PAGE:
Okayama University


Okayama University Medical Research Updates (OU-MRU) Vol.81

October 07, 2020

Source: Okayama University (JAPAN), Public Relations Division

For immediate release: 07 October 2020

Okayama University research: Innovative method for determining carcinogenicity of chemicals using iPS cells

(Okayama, 07 October) In a recent study published in Scientific Reports researchers at Okayama University use stem cell models to show how certain chemical compounds can induce cancer.

Stem cells have the unique ability to grow into any kind of cell within the body. A subtype of these, cancer stem cells (CSCs), reside within tumors enabling the aggressive growth of cancer. Researchers at Okayama University have previously converted ordinary stem cells into CSCs by growing them in tumor milieu. Now, for the first time, Professor SENO Masaharu and Dr. Juan Du from Okayama University and colleagues used this model and developed a method to observe the induction of cancer stem cells to identify potential carcinogens and their mechanisms.

Stem cells of mice were first grown in the microenvironment of lung tumors. Subsequently, these stem cells were treated with 110 different chemical compounds and the effects of these chemicals on CSC induction was measured. Within just a week, three compounds (PDO325901, CHIR99021, and Dasatinib) led to the first sign of CSCs—spherical cluster formation. While other compounds resulted in the stem cells losing their unique properties, PDO325901, CHIR99021, and Dasatinib effectively upheld the integrity of these cells. The stem cells treated with these three compounds where then transplanted into mice and allowed to grow for 6 weeks. As expected, these cells developed into malignant tumors implicating various parts of the mice. Molecular tags which help recognize CSCs were present in these tumors confirming the successful conversion of stem cells into CSCs.

Cancer is initiated when growth signals within a cell are activated indefinitely. When the team took a deeper look into such signals, they found that one cellular pathway, namely, PI3K-Akt-mTOR was especially active in the newly formed CSCs. Genes involved in this pathway were dormant in the original stem cells, but fully functioning in the CSCs. What’s more, blockers of PI3K-Akt-mTOR did not result in successful CSC formation. PI3K-Akt-mTOR signaling was thus an important factor in turning healthy stem cells cancerous.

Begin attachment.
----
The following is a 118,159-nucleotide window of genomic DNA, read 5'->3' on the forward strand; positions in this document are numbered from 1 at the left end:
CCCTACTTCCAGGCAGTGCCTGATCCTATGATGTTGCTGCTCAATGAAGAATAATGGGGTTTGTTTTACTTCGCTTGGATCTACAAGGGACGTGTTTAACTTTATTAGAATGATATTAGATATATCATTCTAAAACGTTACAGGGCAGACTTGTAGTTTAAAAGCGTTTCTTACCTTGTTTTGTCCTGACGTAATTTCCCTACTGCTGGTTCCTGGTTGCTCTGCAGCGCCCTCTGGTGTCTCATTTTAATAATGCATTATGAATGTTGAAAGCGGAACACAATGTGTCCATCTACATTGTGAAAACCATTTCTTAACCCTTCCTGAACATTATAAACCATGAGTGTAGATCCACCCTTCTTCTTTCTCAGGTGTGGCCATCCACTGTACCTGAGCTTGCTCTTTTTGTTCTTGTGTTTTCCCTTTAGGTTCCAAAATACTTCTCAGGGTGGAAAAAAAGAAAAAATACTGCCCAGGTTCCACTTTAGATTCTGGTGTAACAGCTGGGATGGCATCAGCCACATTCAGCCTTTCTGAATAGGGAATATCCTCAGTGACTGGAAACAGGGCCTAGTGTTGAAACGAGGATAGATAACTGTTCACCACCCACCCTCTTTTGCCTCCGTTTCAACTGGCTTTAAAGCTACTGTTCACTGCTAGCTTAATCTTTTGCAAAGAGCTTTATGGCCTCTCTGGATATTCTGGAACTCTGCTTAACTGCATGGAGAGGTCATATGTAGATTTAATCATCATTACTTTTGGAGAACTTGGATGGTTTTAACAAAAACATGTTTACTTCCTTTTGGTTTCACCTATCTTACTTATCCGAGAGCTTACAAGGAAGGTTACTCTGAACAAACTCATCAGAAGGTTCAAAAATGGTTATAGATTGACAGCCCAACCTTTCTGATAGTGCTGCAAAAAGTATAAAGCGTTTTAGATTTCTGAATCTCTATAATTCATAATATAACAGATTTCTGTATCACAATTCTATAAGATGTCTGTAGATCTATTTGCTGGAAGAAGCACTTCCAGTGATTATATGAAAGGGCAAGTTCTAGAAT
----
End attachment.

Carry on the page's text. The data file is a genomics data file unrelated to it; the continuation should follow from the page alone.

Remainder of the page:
“In the current study, we proposed a simple method to assess the risks of tumor-inducing factors in the presence of chemical compounds that accelerated the conversion of miPSCs into CSCs”, conclude the researchers. This study provides a robust model for revealing chemicals with a penchant for cancer initiation, using healthy stem cells. Additionally, this model also unraveled the importance of the PI3K-Akt-mTOR pathway in promoting the conversion of stem cells into CSCs. Therapies which target this pathway might keep cancer cells in check and prevent their spread.

Stem cells and CSCs: Stem cells have two characteristic properties which differentiate them from other cells in the body—they can divide uncontrollably and can grow into any kind of the cell in the body. Given these properties, cancer stem cells (CSCs) are especially dangerous as they multiply easily and contribute to the rapid growth of tumors.

Not too many cellular models enable scientists to visualize the processes at play when healthy, functioning cells turn cancerous; scientists typically rely on existing tumors to study the cells within. Thus, the technique of converting ordinary stem cells into CSCs has opened several research avenues to understand this transition better. Uncovering potential carcinogens, effectiveness of therapies, and underlying pathways are some of the areas researchers can explore with this technique.